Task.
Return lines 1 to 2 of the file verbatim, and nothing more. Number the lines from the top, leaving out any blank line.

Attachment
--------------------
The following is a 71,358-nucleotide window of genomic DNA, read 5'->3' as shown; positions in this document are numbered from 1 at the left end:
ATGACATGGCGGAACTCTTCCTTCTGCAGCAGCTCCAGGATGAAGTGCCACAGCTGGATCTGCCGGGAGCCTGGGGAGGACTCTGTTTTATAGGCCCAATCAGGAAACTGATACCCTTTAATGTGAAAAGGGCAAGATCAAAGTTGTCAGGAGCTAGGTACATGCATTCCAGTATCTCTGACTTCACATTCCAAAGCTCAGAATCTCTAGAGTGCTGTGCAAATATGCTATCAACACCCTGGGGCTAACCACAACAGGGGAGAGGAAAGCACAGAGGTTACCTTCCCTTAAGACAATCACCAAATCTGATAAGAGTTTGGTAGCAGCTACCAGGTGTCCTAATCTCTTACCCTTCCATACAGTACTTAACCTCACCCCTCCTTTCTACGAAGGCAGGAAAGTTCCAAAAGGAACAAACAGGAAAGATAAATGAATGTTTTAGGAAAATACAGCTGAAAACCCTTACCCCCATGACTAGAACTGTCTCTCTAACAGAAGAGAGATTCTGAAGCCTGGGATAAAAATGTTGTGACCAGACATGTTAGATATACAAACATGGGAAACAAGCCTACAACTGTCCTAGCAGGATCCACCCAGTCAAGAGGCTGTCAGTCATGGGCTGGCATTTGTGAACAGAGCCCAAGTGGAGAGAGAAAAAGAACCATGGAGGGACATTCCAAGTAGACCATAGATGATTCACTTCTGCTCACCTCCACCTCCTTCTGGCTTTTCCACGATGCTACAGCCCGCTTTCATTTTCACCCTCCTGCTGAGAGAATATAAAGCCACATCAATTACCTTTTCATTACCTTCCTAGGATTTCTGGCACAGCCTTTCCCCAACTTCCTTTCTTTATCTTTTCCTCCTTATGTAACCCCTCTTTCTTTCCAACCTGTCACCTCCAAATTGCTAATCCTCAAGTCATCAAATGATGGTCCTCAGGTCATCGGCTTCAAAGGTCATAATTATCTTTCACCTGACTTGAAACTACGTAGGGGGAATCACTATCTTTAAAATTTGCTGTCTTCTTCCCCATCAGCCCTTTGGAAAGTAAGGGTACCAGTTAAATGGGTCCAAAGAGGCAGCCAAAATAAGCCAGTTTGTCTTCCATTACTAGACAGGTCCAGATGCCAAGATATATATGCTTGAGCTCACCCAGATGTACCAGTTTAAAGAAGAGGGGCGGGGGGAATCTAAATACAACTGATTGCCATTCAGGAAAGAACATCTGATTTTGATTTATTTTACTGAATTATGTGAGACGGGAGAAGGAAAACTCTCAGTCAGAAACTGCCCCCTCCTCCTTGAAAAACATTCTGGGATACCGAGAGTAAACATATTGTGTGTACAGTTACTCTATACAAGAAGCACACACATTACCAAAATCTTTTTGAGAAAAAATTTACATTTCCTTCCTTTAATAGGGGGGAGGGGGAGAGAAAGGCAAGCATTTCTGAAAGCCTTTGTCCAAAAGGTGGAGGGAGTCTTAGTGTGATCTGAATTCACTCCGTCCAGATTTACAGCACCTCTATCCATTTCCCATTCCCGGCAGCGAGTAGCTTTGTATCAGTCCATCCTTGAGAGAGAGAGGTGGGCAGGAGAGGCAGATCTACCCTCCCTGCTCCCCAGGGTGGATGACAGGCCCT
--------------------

The following is a 71,358-nucleotide window of genomic DNA, read 5'->3' as shown; positions in this document are numbered from 1 at the left end:
ATGACATGGCGGAACTCTTCCTTCTGCAGCAGCTCCAGGATGAAGTGCCACAGCTGGATCTGCCGGGAGCCTGGGGAGGACTCTGTTTTATAGGCCCAATCAGGAAACTGATACCCTTTAATGTGAAAAGGGCAAGATCAAAGTTGTCAGGAGCTAGGTACATGCATTCCAGTATCTCTGACTTCACATTCCAAAGCTCAGAATCTCTAGAGTGCTGTGCAAATATGCTATCAACACCCTGGGGCTAACCACAACAGGGGAGAGGAAAGCACAGAGGTTACCTTCCCTTAAGACAATCACCAAATCTGATAAGAGTTTGGTAGCAGCTACCAGGTGTCCTAATCTCTTACCCTTCCATACAGTACTTAACCTCACCCCTCCTTTCTACGAAGGCAGGAAAGTTCCAAAAGGAACAAACAGGAAAGATAAATGAATGTTTTAGGAAAATACAGCTGAAAACCCTTACCCCCATGACTAGAACTGTCTCTCTAACAGAAGAGAGATTCTGAAGCCTGGGATAAAAATGTTGTGACCAGACATGTTAGATATACAAACATGGGAAACAAGCCTACAACTGTCCTAGCAGGATCCACCCAGTCAAGAGGCTGTCAGTCATGGGCTGGCATTTGTGAACAGAGCCCAAGTGGAGAGAGAAAAAGAACCATGGAGGGACATTCCAAGTAGACCATAGATGATTCACTTCTGCTCACCTCCACCTCCTTCTGGCTTTTCCACGATGCTACAGCCCGCTTTCATTTTCACCCTCCTGCTGAGAGAATATAAAGCCACATCAATTACCTTTTCATTACCTTCCTAGGATTTCTGGCACAGCCTTTCCCCAACTTCCTTTCTTTATCTTTTCCTCCTTATGTAACCCCTCTTTCTTTCCAACCTGTCACCTCCAAATTGCTAATCCTCAAGTCATCAAATGATGGTCCTCAGGTCATCGGCTTCAAAGGTCATAATTATCTTTCACCTGACTTGAAACTACGTAGGGGGAATCACTATCTTTAAAATTTGCTGTCTTCTTCCCCATCAGCCCTTTGGAAAGTAAGGGTACCAGTTAAATGGGTCCAAAGAGGCAGCCAAAATAAGCCAGTTTGTCTTCCATTACTAGACAGGTCCAGATGCCAAGATATATATGCTTGAGCTCACCCAGATGTACCAGTTTAAAGAAGAGGGGCGGGGGGAATCTAAATACAACTGATTGCCATTCAGGAAAGAACATCTGATTTTGATTTATTTTACTGAATTATGTGAGACGGGAGAAGGAAAACTCTCAGTCAGAAACTGCCCCCTCCTCCTTGAAAAACATTCTGGGATACCGAGAGTAAACATATTGTGTGTACAGTTACTCTATACAAGAAGCACACACATTACCAAAATCTTTTTGAGAAAAAATTTACATTTCCTTCCTTTAATAGGGGGGAGGGGGAGAGAAAGGCAAGCATTTCTGAAAGCCTTTGTCCAAAAGGTGGAGGGAGTCTTAGTGTGATCTGAATTCACTCCGTCCAGATTTACAGCACCTCTATCCATTTCCCATTCCCGGCAGCGAGTAGCTTTGTATCAGTCCATCCTTGAGAGAGAGAGGTGGGCAGGAGAGGCAGATCTACCCTCCCTGCTCCCCAGGGTGGATGACAGGCCCT